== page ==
On July 1, the Family Violence Act 2018 replaced the Domestic Violence Act 1995, and Hawke's Bay police say it will go some way to rectify the region's alarming family violence statistics.

According to Eastern Police, the region still has highest rate of family harm incidents per 10,000 population in New Zealand.

In Hawke's Bay the family harm team is attending an average of 20 family harm incidents a day with the numbers showing no signs of abating.

Eastern District prevention manager Inspector Dean Clifford said Hawke's Bay police have an ongoing commitment to getting better outcomes for the Bay's young people, their families and communities, and the legislative changes will provide them further opportunities to do this.

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"We're continuing to work with our wider sector partners on a daily basis to ensure we have an integrated response to how we address family violence.

"The recent changes to Police Safety Orders, information sharing and protection for victims are part of a fundamental shift in the way family harm is addressed both in our Hawke's Bay community and nationally.

"In the coming months Police will be more appropriately placed to provide data on outcomes relating to the latest changes."

The new Family Violence Act will give decision-makers in the family violence system better guidance about the nature and impact of family violence.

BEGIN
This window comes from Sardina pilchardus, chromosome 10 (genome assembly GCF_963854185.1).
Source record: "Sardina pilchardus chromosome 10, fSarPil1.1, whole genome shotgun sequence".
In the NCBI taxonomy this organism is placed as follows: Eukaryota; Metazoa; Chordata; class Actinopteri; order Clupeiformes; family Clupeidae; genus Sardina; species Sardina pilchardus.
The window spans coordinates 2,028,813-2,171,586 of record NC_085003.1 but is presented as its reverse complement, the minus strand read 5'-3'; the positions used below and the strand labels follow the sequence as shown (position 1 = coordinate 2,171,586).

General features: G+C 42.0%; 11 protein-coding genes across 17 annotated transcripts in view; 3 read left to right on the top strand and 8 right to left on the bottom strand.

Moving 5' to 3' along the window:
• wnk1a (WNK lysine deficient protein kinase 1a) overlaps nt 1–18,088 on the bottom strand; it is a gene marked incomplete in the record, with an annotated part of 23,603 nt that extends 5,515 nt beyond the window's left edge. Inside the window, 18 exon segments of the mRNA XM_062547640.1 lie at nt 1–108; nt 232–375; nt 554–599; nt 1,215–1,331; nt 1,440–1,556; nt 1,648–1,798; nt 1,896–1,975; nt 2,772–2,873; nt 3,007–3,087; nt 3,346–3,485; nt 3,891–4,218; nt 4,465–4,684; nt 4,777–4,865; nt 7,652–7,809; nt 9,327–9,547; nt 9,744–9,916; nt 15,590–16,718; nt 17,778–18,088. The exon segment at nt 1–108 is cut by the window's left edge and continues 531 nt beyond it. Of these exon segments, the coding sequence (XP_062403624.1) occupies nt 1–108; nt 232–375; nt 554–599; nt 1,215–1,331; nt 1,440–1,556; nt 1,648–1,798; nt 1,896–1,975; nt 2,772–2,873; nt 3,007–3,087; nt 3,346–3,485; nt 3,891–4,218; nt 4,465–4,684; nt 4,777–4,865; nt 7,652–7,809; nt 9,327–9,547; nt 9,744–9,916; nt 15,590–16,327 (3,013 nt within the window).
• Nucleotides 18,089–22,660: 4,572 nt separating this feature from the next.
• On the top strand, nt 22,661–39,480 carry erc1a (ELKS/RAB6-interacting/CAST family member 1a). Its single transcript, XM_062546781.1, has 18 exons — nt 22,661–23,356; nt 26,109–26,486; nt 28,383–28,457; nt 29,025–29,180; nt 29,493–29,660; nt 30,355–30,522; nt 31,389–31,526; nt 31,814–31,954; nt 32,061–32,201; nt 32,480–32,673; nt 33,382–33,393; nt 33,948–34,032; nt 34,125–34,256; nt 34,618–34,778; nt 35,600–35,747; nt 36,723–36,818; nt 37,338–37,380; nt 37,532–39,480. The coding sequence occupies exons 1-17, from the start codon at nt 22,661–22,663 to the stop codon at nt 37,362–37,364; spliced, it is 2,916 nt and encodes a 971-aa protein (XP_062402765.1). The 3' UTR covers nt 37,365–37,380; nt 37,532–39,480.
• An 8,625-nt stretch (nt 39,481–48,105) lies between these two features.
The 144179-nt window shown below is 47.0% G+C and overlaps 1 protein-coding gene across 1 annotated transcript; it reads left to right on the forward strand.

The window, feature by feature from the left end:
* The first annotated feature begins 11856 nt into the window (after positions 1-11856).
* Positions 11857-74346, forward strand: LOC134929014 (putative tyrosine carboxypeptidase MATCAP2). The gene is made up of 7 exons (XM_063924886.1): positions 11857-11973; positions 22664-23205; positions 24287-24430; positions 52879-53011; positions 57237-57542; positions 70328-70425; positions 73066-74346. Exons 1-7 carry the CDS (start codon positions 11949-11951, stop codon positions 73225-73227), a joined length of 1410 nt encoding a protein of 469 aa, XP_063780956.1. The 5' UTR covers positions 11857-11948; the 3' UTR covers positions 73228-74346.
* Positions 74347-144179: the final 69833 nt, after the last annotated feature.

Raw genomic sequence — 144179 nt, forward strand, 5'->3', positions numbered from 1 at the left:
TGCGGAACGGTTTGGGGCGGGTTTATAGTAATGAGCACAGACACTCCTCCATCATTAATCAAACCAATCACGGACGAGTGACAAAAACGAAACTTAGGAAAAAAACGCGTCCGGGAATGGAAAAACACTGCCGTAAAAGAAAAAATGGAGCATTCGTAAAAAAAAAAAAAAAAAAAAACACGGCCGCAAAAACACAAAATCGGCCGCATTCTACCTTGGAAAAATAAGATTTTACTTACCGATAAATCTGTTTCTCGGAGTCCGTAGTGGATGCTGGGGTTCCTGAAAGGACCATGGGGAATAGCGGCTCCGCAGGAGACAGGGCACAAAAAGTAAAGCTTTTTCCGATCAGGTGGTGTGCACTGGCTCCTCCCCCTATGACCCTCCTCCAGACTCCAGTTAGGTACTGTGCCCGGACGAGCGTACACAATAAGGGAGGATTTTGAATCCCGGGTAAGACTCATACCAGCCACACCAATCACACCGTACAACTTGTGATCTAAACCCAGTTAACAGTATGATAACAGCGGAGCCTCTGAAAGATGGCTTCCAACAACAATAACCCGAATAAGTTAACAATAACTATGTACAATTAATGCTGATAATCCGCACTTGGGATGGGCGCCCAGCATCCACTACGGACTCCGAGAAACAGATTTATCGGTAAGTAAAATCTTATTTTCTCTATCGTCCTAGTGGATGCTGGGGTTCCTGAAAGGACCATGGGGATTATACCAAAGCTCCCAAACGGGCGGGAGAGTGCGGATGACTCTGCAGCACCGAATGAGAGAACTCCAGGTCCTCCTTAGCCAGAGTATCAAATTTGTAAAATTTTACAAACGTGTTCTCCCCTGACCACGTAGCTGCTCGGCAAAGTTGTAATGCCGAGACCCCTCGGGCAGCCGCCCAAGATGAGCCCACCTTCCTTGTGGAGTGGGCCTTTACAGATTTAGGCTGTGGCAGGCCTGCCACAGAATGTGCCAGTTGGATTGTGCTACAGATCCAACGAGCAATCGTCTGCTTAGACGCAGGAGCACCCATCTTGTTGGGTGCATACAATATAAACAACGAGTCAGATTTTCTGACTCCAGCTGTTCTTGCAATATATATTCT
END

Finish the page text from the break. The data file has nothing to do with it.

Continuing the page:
The act enables the family violence sector to have a more consistent response to victims and those who inflict family violence.

It updates the definition of family violence to better reflect how controlling behaviour can be used over time to frighten a victim and undermine their autonomy.

It provides a set of principles to guide decision making and support a consistent, appropriate and timely response for all.

It names 10 government agencies and a range of social service practitioners as Family Violence Agencies and makes a range of changes to Protection Orders to improve uptake and effectiveness and increase the safety of protected people.

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It also clarifies that a carer can also be in a close personal relationship with the person they care for.

And it increases the maximum duration of Police Safety Orders and also increases support for bound people removing legal barriers to information sharing between agencies to increase victims' safety.